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Opinion: Baseball's Hall of Fame needs to explain Marvin Miller's exclusion

BILL SHAIKIN / ON BASEBALL

First leader of the players' union falls short again of election into the Cooperstown shrine and those voting hide behind a curtain of confidentiality that needs to come down.

December 09, 2013|By Bill Shaikin
  • Marvin Miller, the first leader of the MLB Players Assn., was not selected to be inducted into the baseball Hall of Fame after falling 10 votes short of the requirement.
Marvin Miller, the first leader of the MLB Players Assn., was not selected… (Associated Press )

LAKE BUENA VISTA, Fla. — There might be a perfectly good reason to vote against Marvin Miller for the Hall of Fame. It is long past time for the people casting those votes to explain them.

Baseball's longest streak of absurdity continued Monday, when for the sixth time a committee declined to elect Miller to the Hall of Fame.

The full and proper name of the Cooperstown shrine is the National Baseball Hall of Fame and Museum. Yet, there is a vast emptiness to the place without Miller, the pioneering leader of the players' union. In terms of historical impact among baseball figures, Jackie Robinson is at No. 1. You can argue where in the top five Miller might belong, but can you seriously argue that he does not belong in there?

Maybe you can. Of the 16 men on this year's committee, at least 10 passed on voting for Miller. No one would say why.

The vote left a chorus of predictable outrage in its wake, starting with one of the three men whom the committee elected to the Hall of Fame.

George Steinbrenner, the late New York Yankees owner, also was snubbed by the committee. But Joe Torre, one of the electees, deflected a question about Steinbrenner to stump for Miller.

"Marvin Miller should be in," Torre said. "He made an impact on the game."

In the world before Miller, players had no rights. Teams paid what they wanted, and they held on to each player for as long as they wanted.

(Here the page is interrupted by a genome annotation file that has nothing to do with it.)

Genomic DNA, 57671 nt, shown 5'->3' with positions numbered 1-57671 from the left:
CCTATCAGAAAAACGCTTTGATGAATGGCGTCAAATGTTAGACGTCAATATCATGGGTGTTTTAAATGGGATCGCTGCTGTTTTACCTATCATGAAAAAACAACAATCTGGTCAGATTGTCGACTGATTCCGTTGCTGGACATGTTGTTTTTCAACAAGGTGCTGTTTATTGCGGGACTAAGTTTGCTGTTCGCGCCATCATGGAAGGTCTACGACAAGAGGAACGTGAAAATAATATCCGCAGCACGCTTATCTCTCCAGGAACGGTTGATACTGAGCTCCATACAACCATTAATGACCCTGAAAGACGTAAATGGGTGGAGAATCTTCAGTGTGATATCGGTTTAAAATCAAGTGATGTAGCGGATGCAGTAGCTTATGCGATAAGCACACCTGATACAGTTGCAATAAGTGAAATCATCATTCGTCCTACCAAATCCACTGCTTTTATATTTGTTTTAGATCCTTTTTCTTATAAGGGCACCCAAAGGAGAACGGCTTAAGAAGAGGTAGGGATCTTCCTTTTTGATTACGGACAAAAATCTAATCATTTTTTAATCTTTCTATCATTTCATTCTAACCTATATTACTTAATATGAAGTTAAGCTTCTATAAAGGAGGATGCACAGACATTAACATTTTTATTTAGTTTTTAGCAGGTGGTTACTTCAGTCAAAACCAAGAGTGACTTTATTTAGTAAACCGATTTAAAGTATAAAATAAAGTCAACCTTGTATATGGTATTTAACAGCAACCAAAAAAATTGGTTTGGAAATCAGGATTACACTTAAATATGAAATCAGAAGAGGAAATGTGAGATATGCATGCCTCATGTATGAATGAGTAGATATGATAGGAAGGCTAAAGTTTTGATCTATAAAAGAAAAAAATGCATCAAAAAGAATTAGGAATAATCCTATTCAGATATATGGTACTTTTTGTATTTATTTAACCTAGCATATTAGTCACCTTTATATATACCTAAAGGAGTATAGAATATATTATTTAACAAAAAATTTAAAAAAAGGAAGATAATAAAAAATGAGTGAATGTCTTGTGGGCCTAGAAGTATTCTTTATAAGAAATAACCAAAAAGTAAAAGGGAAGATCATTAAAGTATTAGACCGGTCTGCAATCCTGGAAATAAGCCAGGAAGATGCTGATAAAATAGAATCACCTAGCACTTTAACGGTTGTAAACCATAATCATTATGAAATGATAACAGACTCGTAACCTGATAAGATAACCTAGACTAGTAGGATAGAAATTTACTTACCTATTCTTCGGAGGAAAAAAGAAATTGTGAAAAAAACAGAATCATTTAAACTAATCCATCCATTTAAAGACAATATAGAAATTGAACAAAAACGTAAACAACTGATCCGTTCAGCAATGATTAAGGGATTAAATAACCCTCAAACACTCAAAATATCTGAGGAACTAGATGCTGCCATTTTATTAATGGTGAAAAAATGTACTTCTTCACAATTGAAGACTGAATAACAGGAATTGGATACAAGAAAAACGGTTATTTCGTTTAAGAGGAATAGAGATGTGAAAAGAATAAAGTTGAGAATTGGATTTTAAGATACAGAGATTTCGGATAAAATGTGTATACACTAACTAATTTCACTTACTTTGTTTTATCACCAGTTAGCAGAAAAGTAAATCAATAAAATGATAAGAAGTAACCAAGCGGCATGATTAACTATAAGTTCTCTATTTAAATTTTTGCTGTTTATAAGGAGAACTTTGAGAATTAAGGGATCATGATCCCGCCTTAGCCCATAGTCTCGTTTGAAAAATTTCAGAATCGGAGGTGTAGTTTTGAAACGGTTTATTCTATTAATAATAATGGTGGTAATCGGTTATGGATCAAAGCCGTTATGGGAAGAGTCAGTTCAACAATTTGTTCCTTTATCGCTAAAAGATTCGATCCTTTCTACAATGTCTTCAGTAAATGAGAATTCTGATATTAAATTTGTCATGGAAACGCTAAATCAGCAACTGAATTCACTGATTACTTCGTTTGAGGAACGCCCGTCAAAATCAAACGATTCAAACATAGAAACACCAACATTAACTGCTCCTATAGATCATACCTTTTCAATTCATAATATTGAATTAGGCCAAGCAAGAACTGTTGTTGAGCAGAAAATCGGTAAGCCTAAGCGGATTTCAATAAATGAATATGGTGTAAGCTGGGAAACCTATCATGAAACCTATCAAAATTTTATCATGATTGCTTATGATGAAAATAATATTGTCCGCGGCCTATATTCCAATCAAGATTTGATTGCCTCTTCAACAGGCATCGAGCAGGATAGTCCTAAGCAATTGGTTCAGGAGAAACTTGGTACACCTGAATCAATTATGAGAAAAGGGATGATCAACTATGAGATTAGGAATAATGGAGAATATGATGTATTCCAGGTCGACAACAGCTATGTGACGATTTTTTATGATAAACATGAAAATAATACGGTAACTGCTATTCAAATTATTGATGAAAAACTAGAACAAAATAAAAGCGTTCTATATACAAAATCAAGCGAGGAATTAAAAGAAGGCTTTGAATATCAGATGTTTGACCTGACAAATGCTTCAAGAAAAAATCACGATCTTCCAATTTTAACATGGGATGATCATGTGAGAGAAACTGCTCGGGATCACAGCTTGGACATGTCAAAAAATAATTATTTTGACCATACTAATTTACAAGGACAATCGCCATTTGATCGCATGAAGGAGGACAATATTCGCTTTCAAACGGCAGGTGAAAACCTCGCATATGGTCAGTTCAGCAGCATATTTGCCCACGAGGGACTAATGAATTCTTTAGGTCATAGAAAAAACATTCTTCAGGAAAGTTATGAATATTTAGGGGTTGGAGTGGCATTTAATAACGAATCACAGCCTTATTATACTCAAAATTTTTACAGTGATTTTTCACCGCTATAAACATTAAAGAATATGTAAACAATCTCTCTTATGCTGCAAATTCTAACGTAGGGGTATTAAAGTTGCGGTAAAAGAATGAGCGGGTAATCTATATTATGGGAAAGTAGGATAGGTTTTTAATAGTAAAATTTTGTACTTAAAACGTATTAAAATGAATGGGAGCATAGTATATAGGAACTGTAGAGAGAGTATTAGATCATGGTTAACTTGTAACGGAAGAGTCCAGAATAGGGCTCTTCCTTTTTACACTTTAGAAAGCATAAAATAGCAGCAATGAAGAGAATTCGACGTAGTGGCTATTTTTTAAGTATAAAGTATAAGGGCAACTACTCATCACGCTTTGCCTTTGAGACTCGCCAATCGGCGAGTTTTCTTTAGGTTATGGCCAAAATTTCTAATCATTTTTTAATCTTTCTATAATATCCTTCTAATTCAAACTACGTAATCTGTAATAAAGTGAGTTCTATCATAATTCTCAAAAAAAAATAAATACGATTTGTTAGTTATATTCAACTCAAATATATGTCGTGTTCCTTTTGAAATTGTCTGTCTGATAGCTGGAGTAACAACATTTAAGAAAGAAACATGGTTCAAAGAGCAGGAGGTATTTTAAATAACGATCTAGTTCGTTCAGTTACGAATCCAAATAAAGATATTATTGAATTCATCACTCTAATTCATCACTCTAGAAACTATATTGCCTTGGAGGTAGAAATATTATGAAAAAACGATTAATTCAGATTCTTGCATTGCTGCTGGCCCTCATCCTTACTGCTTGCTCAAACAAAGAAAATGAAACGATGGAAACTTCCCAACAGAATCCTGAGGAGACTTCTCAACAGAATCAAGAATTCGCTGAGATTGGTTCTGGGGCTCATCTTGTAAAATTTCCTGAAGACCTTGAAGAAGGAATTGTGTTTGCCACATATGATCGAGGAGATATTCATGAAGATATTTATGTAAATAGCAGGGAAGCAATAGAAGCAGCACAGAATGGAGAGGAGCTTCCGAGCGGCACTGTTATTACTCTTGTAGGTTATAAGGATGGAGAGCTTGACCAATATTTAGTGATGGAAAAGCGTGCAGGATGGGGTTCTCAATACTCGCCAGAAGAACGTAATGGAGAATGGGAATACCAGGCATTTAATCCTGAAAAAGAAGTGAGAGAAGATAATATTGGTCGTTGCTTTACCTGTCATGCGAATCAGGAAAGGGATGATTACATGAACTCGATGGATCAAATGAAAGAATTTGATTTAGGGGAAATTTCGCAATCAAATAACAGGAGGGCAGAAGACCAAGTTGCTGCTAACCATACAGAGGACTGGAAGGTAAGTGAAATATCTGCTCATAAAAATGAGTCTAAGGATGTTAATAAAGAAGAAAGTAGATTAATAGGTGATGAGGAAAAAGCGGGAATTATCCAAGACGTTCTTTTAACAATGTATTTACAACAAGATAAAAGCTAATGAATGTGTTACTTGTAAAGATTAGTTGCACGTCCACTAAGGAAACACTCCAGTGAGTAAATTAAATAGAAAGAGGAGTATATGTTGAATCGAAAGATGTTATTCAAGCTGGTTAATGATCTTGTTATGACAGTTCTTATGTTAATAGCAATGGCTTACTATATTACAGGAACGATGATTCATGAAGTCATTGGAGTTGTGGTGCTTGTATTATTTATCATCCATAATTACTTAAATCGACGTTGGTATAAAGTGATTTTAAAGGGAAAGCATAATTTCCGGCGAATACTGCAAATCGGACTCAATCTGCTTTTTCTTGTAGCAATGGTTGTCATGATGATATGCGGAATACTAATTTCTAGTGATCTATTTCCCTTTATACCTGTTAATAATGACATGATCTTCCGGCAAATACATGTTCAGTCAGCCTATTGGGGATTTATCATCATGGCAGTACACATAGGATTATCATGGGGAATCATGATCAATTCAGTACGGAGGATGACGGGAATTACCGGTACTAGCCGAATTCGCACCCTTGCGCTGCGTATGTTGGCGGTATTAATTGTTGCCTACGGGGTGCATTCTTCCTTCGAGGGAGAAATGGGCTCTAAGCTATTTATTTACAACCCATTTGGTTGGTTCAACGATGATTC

Miller led the union through bruising fights to win player rights through free agency and salary arbitration. The price of freedom: players striking, and owners locking players out, both repeatedly. Miller interrupted the national pastime to secure player rights, and that did not endear him to the management types who used to ride herd over the Hall of Fame election committees.

However, when Miller last came up for election three years ago, he fell one vote shy of election by a 16-man committee. This time, he fell at least 10 votes short — the Hall of Fame would not be any more specific — and only four of the 16 committee members were management types.

"In the first half of the 20th century, no single person was more important to baseball than was Jackie Robinson," said Donald Fehr, who succeeded Miller as union leader in 1983. "In the second half of the 20th century, that recognition unquestionably belongs to Marvin Miller.

"... Marvin should have been elected to the Hall many years ago. It is a sad and sorry state of affairs that he has not been, and continues to reflect poorly on the very organization that has as its purpose recognizing and celebrating baseball's best."

The union Miller led has endured as the most powerful of sports unions, and one of the most powerful of any kind of union, anywhere. His tactics and their results did not lead to ruin. On the contrary, the sport has flourished on and off the field, with attendance and revenue unimaginable a generation ago, and all without the salary cap owners had insisted would be necessary for prosperity.

Said Tony Clark, the current executive director of the union: "Over the past 50 years, no individual has come close to matching Marvin's impact on the sport. ... Despite the election results, Marvin's legacy remains intact, and will only grow stronger, while the credibility of the Hall of Fame continues to suffer."

Miller had grown so disgusted by the process that, after four appearances on the ballot, he asked to be removed from consideration. The Hall of Fame ignored his wishes. Miller died last year.

Clark is absolutely right. The credibility of the Hall of Fame continues to suffer, by the omission of Miller but even more so by a process shrouded in secrecy. We hear that some of the resistance to Miller lies in his strident rejection of drug testing — even after he left office — but we have no way of knowing for sure.

In its voting for baseball's annual awards, including most valuable player and Cy Young, the Baseball Writers' Assn. of America reveals the ballot of every voter. The Hall of Fame controls this election, does not reveal any ballot, and demands that committee members keep their discussions and votes secret.

End the secrecy. Hold the committee publicly accountable. If one of the giants in baseball history does not merit admission to the Hall of Fame, have the courage to tell us why not.

bill.shaikin@latimes.com

Twitter: @BillShaikin

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